Pen as Sword - Social Commentary, The Inner Struggle

“modern English culture” … part 3

Sacrament of Tears”, Adrian von Ziegler, from the album “Mortualia”, 2012.

So we are continuing on the theme of “Where Western Civ went wrong, also known as “the decline and fall of modern English culture”, live and in living colour on all sides and from all directions in all media. This post was inspired by my own observations and attention to media coverage of current  events and by a couple of interesting websites I have visited.

I post this as a tentative answer to the common question shouted and whispered on all sides: “WHAT IS WRONG?” My thesis is “We, the Children of Mammon, the modern protagonists of the Cult of Self Delusion, abandoned the Faith of our Fathers, that is the Catholic Faith and Catholic Morals”. We willingly threw away the wisdom of millennia for a pocket full of hand mirrors.

This post is partly sourced from the preface  by Thomas A. Nelson to a translation of a book by Dr. Don Felix Sarda Y Salvany entitled “El Liberalismo es Pecado”, published in 1886 and  translated and adapted for U.S. (English) readership by Conde B. Pallen, Ph.D., L.L.D. under the title What Is Liberalism? and published in English in 1899. The preface by Thomas A. Nelson is from the TAN publication of the latest printing, March 10, 1993. so this little book has been in print continuously for over a hundred years. Must be something good about it to resist being banished to the dustbin of history for so many years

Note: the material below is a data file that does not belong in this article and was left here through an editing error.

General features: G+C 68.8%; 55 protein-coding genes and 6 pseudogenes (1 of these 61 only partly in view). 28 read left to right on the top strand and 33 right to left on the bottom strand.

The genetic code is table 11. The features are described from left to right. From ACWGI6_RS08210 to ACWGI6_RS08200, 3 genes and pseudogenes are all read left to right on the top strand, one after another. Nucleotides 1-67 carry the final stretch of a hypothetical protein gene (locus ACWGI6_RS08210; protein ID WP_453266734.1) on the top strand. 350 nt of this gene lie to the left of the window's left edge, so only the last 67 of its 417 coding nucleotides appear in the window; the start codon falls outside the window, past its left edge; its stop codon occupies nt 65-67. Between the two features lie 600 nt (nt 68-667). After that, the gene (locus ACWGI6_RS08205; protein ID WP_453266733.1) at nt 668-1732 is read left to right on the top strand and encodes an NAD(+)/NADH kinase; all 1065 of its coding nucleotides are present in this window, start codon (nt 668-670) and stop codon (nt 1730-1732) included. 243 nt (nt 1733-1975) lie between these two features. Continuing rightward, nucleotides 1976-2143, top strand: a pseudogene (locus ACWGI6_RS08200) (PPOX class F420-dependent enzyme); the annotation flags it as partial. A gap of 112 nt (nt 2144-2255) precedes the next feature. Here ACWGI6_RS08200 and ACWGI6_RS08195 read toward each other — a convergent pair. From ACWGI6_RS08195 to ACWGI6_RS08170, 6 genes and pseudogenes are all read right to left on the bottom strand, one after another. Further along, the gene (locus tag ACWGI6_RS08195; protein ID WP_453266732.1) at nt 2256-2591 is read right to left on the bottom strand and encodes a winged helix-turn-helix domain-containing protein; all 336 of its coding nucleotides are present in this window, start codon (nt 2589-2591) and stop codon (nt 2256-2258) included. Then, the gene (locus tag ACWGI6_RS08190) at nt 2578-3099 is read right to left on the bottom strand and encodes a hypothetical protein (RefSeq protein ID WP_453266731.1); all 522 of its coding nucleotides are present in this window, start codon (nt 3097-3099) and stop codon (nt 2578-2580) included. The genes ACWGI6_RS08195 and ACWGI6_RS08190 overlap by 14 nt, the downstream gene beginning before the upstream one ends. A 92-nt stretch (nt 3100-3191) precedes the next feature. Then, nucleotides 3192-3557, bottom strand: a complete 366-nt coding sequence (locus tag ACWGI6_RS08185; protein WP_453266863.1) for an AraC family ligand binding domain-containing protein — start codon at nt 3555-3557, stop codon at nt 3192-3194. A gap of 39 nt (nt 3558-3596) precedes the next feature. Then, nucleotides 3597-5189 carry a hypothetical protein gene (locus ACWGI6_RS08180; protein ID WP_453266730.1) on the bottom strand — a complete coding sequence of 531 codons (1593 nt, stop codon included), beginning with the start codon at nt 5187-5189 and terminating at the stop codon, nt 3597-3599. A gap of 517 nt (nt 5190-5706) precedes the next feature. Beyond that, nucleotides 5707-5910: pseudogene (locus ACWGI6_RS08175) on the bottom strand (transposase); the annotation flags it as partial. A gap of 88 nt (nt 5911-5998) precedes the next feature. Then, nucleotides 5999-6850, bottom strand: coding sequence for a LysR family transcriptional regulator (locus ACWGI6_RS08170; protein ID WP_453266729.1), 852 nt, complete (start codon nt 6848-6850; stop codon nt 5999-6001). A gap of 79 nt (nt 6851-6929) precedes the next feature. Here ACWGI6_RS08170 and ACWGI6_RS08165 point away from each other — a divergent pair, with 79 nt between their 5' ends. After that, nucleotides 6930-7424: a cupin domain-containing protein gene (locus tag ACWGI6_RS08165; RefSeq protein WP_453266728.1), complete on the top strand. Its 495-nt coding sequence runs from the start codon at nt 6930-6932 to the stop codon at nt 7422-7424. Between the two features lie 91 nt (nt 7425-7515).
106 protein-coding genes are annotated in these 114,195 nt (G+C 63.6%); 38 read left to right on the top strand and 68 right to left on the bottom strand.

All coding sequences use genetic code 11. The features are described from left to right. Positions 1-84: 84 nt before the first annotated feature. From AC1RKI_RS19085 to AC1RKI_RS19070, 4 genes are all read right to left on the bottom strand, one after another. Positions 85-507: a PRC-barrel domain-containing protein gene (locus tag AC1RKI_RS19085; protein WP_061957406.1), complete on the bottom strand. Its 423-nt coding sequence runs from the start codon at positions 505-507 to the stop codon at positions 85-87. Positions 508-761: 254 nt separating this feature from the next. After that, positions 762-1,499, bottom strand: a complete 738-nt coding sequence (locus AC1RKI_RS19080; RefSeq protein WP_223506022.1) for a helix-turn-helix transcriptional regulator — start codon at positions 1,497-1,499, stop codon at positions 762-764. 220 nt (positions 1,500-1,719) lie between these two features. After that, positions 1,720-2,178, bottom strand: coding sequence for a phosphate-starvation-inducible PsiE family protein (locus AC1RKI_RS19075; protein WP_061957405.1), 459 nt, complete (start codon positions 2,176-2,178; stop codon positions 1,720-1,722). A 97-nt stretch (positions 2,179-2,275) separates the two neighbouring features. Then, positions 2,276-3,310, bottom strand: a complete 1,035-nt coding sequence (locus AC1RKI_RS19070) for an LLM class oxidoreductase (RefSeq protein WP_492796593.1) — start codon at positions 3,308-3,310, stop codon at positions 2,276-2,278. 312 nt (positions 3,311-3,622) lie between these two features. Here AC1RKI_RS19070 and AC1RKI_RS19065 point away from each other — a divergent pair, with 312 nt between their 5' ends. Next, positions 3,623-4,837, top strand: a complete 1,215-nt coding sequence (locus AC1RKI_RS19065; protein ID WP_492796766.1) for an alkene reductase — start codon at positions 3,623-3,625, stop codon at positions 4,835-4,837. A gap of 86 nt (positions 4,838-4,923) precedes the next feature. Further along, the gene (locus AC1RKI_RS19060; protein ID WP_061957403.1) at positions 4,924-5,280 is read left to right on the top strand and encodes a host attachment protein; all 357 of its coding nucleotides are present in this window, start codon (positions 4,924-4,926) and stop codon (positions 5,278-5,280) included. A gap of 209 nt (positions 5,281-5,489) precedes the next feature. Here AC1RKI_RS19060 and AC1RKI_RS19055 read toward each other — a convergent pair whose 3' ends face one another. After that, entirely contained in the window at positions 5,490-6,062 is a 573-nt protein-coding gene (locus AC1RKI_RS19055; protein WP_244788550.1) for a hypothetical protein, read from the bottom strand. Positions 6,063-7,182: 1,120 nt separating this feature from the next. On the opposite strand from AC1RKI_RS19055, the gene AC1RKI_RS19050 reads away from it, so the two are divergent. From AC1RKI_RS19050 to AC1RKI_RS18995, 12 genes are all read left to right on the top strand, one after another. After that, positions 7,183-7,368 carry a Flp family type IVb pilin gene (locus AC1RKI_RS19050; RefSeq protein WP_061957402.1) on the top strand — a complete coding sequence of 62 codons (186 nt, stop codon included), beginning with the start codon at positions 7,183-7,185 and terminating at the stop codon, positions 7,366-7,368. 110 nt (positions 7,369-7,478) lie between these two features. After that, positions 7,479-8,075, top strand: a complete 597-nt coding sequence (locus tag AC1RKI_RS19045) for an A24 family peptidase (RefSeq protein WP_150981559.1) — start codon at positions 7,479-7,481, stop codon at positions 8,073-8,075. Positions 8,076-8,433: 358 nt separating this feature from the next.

A second source of inspiration is information and writing found at the Cor Jesu Sacratissimum website. Both sites make interesting reading and leave me with a sense of relief that I am not alone and nuts and that there have been others in the last two centuries observing and writing about what I think of as the 2nd fall of mankind.  It’s anyone’s guess whether we will get a 3rd chance or not – I rather lean towards NOT, but that is just my optimism shining through the smoky cloud of corruption covering the world today.

By the year 304 A.D., “Catholicism” had pretty well permeated and converted the ancient Roman world, so that 8 years later, with the victory of Constantine the Great at the battle of the Malvian Bridge and with his succession as Roman Emperor in that year, Catholicism became the official religion of all civilized society. And as the Roman world more and more influenced its neighbors, especially the northern European peoples, the civilization that developed there was Roman-Catholicized civilization.

For just a minute or two to give us context and a sense of just how long 2000 years of Catholic Faith really is let’s wander down a time line of Catholic Truth from Constantine the Great through 2013 and Pope Francis and whatever is going on now – a perceived rebirth of the spirit of Vatican II in all it’s mundane glory.  Bear with me as I do not share the modern belief that anything that has been around for a long time is necessarily obsolete and must be discarded. Some things have a long history because they bear important Truths for the present, all the little presents that make up the past and the future.

312AD Roman emperor Constantine receives a vision of a flaming cross with the words
‘In hoc signo vinces’ : ‘By this sign conquer’.
Defeats rival Maxentius at the Battle of Milvian Bridge.